It’s great to see when local businesses team up to support one another, whether that’s Dovetail Deli providing shelf space to sell products from Gold Forest Grains and McKernan Food Works, or Remedy Cafe stocking vegan Bloom Cookies at the counter. There is strength in numbers, as awareness is half the battle, and it takes a community to move these independent brands forward.
The tasting organized by Credo Coffee and Jacek Chocolate Couture is another great example of this. When the tickets were released in late summer, I jumped at the excuse to enjoy two of my favourite things. Mack and I had attended a wine and chocolate pairing two years ago at Baseline Wines, and had found it to be a fun and educational experience. And given Mack’s already a fixture at Credo, he didn’t need any additional incentives to come along this time around.
Coffee and chocolate
In mid-November, Mack and I bussed over to Credo on 124 Street. We joined a fairly small group, less than two dozen in number, who seemed just as excited for the evening. Chelsea (from Credo) and Jamie (from Jacek) welcomed us and explained that the partnership between the two businesses began in 2010, when Credo became Jacek’s first retail partner. They have collaborated since then, working together to produce The Credo Bar earlier this year, a dark chocolate combined with espresso beans, and then, most recently, to organize a series of tastings.
Jamie and Chelsea
The focus of the evening was on “mindful eating” – to deliberately and thoughtfully experience each taste, as opposed to what we’re all guilty of at times – consuming in haste or (for me, with coffee in the mornings) for pure sustenance. For reference, we were provided with copies of the Taster’s Flavour Wheel, which would aid us in articulating the notes detected in coffee and chocolate. Both Chelsea and Jamie emphasized that everyone has a different palate, and as such, can pick up different flavours.
We started with tasting three of Credo’s coffees, all roasted by Chicago-based Intelligensia. Intelligensia rotates through several regions of coffee as they become available seasonally, moving from Central America in the spring/summer to Africa in the fall/winter. We started with perhaps my favourite single-origin, the Ethiopian Yirgacheffe, a light and floral roast. We moved to the Itzamna from Guatemala, a coffee grown on the grounds of a former silver mine. The farmers are committed to organic practices, choosing a labour-intensive path of applying clay to the roots of the plants to regulate their temperature. This coffee was definitely much fuller-bodied, with a toasted flavour. Lastly, we sampled the Ethiopian Kurimi, grown by farmers interested only in planting varieties indigenous to the area. Our fellow tasters noted the Kurimi had hints of lychee and jasmine.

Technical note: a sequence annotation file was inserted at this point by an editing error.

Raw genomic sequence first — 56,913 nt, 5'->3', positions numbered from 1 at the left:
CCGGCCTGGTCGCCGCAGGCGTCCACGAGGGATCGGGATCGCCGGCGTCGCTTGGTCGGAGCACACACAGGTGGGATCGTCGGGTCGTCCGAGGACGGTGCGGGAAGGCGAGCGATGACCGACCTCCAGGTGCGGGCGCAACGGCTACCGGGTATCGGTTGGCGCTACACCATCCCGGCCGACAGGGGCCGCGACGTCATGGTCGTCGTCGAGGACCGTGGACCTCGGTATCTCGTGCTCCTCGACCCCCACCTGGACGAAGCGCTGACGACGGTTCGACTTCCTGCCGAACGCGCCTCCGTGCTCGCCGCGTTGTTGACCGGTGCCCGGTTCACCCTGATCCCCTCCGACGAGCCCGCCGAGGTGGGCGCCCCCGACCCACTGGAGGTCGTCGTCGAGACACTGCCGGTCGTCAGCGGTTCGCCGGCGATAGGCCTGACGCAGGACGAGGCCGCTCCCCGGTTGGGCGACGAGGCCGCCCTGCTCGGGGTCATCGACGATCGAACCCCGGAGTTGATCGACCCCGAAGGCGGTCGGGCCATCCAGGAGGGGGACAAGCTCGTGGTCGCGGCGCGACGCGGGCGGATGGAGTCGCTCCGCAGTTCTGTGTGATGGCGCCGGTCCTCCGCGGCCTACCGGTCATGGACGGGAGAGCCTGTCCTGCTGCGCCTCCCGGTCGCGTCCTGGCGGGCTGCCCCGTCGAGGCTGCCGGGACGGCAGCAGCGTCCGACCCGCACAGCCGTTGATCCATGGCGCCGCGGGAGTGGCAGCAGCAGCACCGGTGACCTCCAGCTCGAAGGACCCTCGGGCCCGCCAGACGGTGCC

Onto chocolate, I was happy to learn about Jacek’s new Fabric Collection. Launched on November 13, 2015, it is Jacek’s first foray into bean-to-bar production. In the past, they’ve relied on Valrhona as their chocolate supplier, but now, they have the capacity to sort, roast, winnow and refine cocoa beans at their facility in Sherwood Park. Currently, they are producing three 70% single-origin varieties, all of which we tried that night.
The Dominican Republic, refined for seventy two hours, had tropical fruit undertones. I already knew I would enjoy the Venezuela, typically the single-origin I choose, creamy and balanced. The Peru was a surprise – unlike the subtle flavours of the previous two, for us, it had very distinct notes of dried fruit.
The evening cumulated in two pairings. The first was to sample The Credo Bar, made with the Dominican Republic and Black Cat espresso (we were told this iteration was selected from twelve combinations). The flavour profile reminded me of the Mocha Bar that the now-defunct Kerstin’s Chocolates had produced with beans from Transcend Coffee, but instead of the added texture of whole beans, The Credo Bar conches the cocoa and coffee beans together for a smooth finish.
We ended with an unconventional pairing – while I have incidentally enjoyed chocolate alongside tea, it’s not a classic match. Here, we sampled maojian green tea with the single-origin Venezuela, and it worked. Jamie shared that this has been the gateway for staff to consider other unusual pairings, and future tastings may feature more tea than coffee.
We enjoyed our first foray into coffee and chocolate tasting, and wouldn’t hesitate to recommend it to others. Jacek and Credo have just added another pairing date on January 15, 2016, so it’s something to consider as a gift this holiday season. Tickets are $40 each.